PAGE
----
• Fine needle aspiration (FNA):
    • Relatively non-invasive however focal lesions may be missed and an experienced practitioner is required.
    • A recent study suggested the risk of pancreatitis post pancreatic biopsy is low.  

Clinical Presentation

Signs associated with acute pancreatitis are variable and non-specific
Common findings in dogs: anorexia, vomiting, abdominal pain, depression, diarrhoea and pyrexia
Common findings in cats: lethargy, anorexia, dehydration;  vomiting and abdominal pain less likely 


There is no specific treatment for pancreatitis, instead focus must be on controlling the symptoms and any possible underlying disease.

The basic guidelines for supportive care are as follows:

  • Fluid resuscitation:
    • Severe acute pancreatitis is a classic cause of shock, especially in dogs, due to systemic vasodilation (distributive) and hypovolaemia (due to extravascular fluid shifts, gastrointestinal fluid loss and reduced fluid intake).
    • Some patients require the use of inopressor agents (if available)
  • Use of fresh frozen plasma (FFP) is controversial due to concerns it could worsen inflammation:
    • One veterinary study evaluating FFP in veterinary cases of pancreatitis showed a higher mortality although the study may have some bias as it was retrospective.
    • Similar studies in human patients with pancreatitis have failed to document a benefit of FFP use.
    • At this time, there is insufficient evidence to recommend routine use of FFP in pancreatitis cases unless there is a concurrent coagulopathy.
  • Routine calcium supplementation in cases of hypocalcaemia is not recommended unless the animal is showing symptoms of tetany due to risks of exacerbating free radical production.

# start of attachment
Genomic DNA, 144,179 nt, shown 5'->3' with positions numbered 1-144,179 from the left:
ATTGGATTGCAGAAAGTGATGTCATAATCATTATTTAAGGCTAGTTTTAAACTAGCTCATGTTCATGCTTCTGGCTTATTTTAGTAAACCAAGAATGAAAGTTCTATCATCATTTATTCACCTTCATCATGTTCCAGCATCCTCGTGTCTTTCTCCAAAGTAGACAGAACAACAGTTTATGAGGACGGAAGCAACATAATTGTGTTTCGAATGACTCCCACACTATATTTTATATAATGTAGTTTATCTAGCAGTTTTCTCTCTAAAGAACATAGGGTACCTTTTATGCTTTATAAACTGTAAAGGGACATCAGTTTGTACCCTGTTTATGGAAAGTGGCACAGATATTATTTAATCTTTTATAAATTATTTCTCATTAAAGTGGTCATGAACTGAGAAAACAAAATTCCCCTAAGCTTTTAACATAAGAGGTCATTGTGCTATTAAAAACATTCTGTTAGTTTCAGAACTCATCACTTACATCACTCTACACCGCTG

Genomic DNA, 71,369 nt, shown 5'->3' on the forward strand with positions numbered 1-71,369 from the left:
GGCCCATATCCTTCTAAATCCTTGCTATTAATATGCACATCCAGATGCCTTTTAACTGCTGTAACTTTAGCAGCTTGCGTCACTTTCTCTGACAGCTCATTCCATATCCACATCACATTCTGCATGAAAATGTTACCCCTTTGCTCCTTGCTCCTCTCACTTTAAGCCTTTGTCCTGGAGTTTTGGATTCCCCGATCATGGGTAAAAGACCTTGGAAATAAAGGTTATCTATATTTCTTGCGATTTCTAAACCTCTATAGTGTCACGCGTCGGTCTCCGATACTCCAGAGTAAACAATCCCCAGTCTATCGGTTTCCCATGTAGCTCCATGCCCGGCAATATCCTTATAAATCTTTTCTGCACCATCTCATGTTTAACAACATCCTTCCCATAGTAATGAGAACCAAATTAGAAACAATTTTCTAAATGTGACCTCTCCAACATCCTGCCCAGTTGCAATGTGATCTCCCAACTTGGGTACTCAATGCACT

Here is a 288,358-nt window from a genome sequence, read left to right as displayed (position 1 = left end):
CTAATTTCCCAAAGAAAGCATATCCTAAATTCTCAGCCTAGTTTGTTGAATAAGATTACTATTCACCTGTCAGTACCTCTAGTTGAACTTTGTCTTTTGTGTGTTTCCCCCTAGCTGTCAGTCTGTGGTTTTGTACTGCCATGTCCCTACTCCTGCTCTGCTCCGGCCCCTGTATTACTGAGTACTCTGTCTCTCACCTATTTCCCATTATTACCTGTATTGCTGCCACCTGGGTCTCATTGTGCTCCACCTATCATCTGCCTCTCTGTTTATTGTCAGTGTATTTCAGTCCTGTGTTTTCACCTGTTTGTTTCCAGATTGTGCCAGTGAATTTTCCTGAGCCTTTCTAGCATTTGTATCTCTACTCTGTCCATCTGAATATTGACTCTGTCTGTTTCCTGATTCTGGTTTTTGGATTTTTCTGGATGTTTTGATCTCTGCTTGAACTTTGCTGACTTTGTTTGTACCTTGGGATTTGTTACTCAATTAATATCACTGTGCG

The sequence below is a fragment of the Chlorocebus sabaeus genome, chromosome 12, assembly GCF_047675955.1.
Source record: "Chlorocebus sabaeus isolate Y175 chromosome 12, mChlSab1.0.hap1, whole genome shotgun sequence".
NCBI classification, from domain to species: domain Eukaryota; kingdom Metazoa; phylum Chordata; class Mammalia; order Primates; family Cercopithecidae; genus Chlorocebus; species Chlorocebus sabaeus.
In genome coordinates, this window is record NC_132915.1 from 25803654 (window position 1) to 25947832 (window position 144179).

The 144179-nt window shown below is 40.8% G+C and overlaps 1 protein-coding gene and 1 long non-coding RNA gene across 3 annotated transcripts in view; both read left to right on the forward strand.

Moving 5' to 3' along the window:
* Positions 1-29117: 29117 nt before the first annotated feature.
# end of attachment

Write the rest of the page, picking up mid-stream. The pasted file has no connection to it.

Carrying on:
• Anti-emetics and antacids
  • Adequate analgesia
    • Severe acute pancreatitis can be extremely painful and an aggressive and responsive pain management protocol is needed.
    • NSAIDs should typically be avoided since many of these patients are anorexic and experiencing vomiting.
    • No proven benefit associated with steroid use.
  • Nutrition
    • It is now recommended to institute enteral feeding within 24 hours of hospitalisation. Perceived benefits are improvements in gastrointestinal mucosal health, and decreased likelihood of clinically significant bacterial translocation from the GI tract into the systemic circulation. Enteral nutrition is thought to have fewer complication rates when compared to parenteral nutrition.
    • No significant differences in outcomes in human patients between nasojejunal and nasogastric feeding in pancreatitis so pre-jejunal feeding is likely an acceptable enteral route.
    • For more on nutrition in acute pancreatitis see this podcast episode - the episode is several years old but remains relevant.
  • Routine use of antibiotics is only recommended in cases of necrotising pancreatitis or those with a documented infectious cause.
  • Surgical indications may include those who are failing medical management, those with infected pancreatic necrosis and those with extra-hepatic bile duct obstruction.
    • However human studies of those with necrotising pancreatitis have failed to conclusively prove a benefit to pursuing surgery over less invasive options (transcutaneous CT-guided drainage, endoscopic trans-enteric drainage).
    • To the author’s knowledge, there are no published studies evaluating surgery in pancreatitis in dogs and cats. An abstract presented at ACVIM in a small cases series of dogs did not show improved outcome in cases of necrotising pancreatitis which were treated surgically versus medically.